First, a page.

• Primitive Emotional Bonding to Promote Race
    • Buss (1988) Love Acts
  • Social Structural and Social Learning Theory
    • Love is Learned from Observation and Socialization
  • Self Expansion Theory
    • Premise: We seek to grow and expand self through the incorporation of people, experiences, and possessions into one’s conception of self
    • Idea is to become united with universe not self aggrandize.
theories of love ii
Theories of Love II
  • Consider the Following Using the 3 General Theories
    • Passionate Love
    • Companionate Love
    • Prototypical Approach
      • Considers the most representative features of love
        • Caring, friendship, honesty, trust, and respect
        • Sex, passion, novelty
love schema
Love Schema
  • Mental model consisting of expectations and attitudes about love.
  • Six Love Schemas
    • Secure- closeness and independence
    • Clingy- high level of closeness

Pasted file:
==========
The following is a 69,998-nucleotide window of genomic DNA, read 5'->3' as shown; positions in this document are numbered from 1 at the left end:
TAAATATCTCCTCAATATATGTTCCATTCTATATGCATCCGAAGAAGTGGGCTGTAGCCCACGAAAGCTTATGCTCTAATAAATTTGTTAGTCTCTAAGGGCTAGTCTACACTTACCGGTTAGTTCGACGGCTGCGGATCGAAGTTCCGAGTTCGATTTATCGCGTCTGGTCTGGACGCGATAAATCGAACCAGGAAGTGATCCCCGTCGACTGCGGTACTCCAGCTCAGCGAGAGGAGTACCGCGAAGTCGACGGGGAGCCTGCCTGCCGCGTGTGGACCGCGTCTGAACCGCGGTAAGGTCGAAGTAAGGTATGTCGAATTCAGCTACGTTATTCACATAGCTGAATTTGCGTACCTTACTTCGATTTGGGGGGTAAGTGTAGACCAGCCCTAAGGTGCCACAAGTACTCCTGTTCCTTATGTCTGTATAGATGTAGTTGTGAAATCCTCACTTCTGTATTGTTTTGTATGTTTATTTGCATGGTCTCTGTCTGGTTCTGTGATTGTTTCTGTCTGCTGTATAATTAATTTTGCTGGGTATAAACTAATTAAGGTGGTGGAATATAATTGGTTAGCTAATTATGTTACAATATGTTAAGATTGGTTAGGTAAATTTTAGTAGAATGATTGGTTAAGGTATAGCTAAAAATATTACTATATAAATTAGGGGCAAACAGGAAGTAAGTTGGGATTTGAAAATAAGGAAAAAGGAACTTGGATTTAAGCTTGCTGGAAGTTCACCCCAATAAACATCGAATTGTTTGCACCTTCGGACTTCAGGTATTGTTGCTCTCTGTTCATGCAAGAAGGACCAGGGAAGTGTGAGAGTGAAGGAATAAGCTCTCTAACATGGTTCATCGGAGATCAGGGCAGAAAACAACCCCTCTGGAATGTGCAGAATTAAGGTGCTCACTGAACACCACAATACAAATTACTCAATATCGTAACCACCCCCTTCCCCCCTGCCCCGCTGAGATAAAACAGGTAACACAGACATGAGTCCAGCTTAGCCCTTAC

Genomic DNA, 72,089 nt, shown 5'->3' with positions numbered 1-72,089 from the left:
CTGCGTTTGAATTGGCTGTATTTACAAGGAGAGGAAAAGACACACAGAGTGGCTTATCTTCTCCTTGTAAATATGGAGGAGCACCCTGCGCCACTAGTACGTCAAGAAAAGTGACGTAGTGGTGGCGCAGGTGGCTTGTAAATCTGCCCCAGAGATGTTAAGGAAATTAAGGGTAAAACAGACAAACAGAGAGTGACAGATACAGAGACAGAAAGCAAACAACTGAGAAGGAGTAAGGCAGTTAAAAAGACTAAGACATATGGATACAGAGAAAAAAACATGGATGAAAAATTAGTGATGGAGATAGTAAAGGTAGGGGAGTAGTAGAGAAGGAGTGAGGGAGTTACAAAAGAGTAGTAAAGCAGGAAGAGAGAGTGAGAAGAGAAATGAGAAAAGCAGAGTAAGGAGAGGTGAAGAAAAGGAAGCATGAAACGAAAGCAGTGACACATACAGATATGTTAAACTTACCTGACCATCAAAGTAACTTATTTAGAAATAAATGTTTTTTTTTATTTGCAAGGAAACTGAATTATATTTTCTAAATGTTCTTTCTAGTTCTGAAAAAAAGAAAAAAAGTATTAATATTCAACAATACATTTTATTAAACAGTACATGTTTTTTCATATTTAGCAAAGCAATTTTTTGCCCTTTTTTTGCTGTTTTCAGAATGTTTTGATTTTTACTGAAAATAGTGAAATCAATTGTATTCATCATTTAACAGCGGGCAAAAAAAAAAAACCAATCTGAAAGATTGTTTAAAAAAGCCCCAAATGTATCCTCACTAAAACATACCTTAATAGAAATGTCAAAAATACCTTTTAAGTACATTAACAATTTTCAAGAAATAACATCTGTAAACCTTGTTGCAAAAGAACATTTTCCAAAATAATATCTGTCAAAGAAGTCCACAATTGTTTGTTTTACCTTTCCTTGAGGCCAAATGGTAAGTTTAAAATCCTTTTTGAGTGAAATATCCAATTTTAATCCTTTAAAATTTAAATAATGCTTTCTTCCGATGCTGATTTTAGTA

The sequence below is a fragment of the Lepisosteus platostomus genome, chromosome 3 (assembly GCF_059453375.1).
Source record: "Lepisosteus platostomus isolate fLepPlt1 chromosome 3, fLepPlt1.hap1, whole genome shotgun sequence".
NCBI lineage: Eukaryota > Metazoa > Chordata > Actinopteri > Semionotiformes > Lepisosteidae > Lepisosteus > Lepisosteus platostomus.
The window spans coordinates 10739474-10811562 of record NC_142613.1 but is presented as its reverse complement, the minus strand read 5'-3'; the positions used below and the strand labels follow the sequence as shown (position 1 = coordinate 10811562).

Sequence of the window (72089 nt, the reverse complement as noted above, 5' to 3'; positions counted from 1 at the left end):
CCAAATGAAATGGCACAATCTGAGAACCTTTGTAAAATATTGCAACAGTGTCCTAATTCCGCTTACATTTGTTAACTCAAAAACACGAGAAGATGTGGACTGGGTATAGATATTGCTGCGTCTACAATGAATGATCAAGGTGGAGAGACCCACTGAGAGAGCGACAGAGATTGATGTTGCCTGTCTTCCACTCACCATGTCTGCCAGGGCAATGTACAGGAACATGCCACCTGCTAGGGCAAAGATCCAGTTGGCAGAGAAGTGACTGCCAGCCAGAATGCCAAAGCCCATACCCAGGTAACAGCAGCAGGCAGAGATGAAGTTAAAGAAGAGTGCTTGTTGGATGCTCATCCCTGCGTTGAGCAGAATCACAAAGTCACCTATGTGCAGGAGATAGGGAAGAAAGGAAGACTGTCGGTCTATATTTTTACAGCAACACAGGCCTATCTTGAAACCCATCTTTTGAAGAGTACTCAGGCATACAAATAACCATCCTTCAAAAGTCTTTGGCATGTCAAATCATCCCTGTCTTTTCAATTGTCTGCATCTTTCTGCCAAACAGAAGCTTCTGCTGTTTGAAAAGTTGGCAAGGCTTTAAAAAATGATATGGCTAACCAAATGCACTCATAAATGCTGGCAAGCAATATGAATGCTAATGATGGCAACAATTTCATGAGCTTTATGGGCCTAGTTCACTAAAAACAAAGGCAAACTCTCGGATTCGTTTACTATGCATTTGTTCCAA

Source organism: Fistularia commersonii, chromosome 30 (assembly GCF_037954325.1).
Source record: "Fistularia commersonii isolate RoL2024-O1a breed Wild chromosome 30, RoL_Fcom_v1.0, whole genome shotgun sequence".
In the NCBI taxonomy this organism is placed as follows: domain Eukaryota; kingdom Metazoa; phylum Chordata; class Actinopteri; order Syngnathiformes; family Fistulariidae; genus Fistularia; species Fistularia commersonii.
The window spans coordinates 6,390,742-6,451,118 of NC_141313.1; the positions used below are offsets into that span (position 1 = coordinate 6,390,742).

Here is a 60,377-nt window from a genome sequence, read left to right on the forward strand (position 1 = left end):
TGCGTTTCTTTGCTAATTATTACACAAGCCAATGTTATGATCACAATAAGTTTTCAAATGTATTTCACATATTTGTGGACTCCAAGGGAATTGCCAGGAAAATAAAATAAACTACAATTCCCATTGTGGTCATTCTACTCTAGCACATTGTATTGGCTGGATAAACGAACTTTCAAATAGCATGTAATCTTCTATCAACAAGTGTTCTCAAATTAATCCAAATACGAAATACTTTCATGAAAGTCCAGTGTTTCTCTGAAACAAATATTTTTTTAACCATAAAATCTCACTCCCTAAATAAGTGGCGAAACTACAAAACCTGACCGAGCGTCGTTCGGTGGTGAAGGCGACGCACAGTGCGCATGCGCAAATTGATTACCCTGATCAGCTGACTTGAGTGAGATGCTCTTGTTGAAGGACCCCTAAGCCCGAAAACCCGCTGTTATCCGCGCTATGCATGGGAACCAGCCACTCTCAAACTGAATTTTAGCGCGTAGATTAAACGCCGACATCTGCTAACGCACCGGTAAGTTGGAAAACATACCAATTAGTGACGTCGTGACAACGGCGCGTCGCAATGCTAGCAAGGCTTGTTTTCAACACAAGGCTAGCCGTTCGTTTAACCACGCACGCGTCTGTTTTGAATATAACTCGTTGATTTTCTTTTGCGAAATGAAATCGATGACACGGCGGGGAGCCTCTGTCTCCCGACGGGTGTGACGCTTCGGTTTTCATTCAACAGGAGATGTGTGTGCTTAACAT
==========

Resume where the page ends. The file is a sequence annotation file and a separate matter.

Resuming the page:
• Skittish- uneasy with closeness
    • Fickle- never satisfied with present relationship
    • Casual- enjoys relationships without committing
    • Uninterested- not interested in any relationship
history of love
History of Love
  • Four Dimensions of Attitudes about Love
    • Cultural Value: Is love a desirable state?
    • Sexuality: Should love be sexual or unsexual?
    • Sexual Orientation: Should love involve homosexual or heterosexual partners?
    • Marital Status: Should we love our spouses or is love reserved for others?
  • Historical Views of Love
    • Love is madness
    • Love has little to do with marriage
    • Love need not involve sexual contact
    • Love is a noble quest
    • Love is doomed
    • Love can be happy and fulfilling
    • Love and marriage go together.
types of love
Types of Love
  • Robert Sternberg’s Triangular Theory of Love
    • Intimacy- feelings of warmth, support and sharing
    • Passion- physical arousal and desire
    • Commitment- decision to devote oneself to a relationship
romantic passionate love
Romantic, Passionate Love
  • “I love you, but I’m not in love with you”
  • According to Berscheid, Passion is Rooted in:
    • 1) physiological arousal
    • 2) the belief that another person is the cause of the arousal
    • Misattributions (excitation transfer)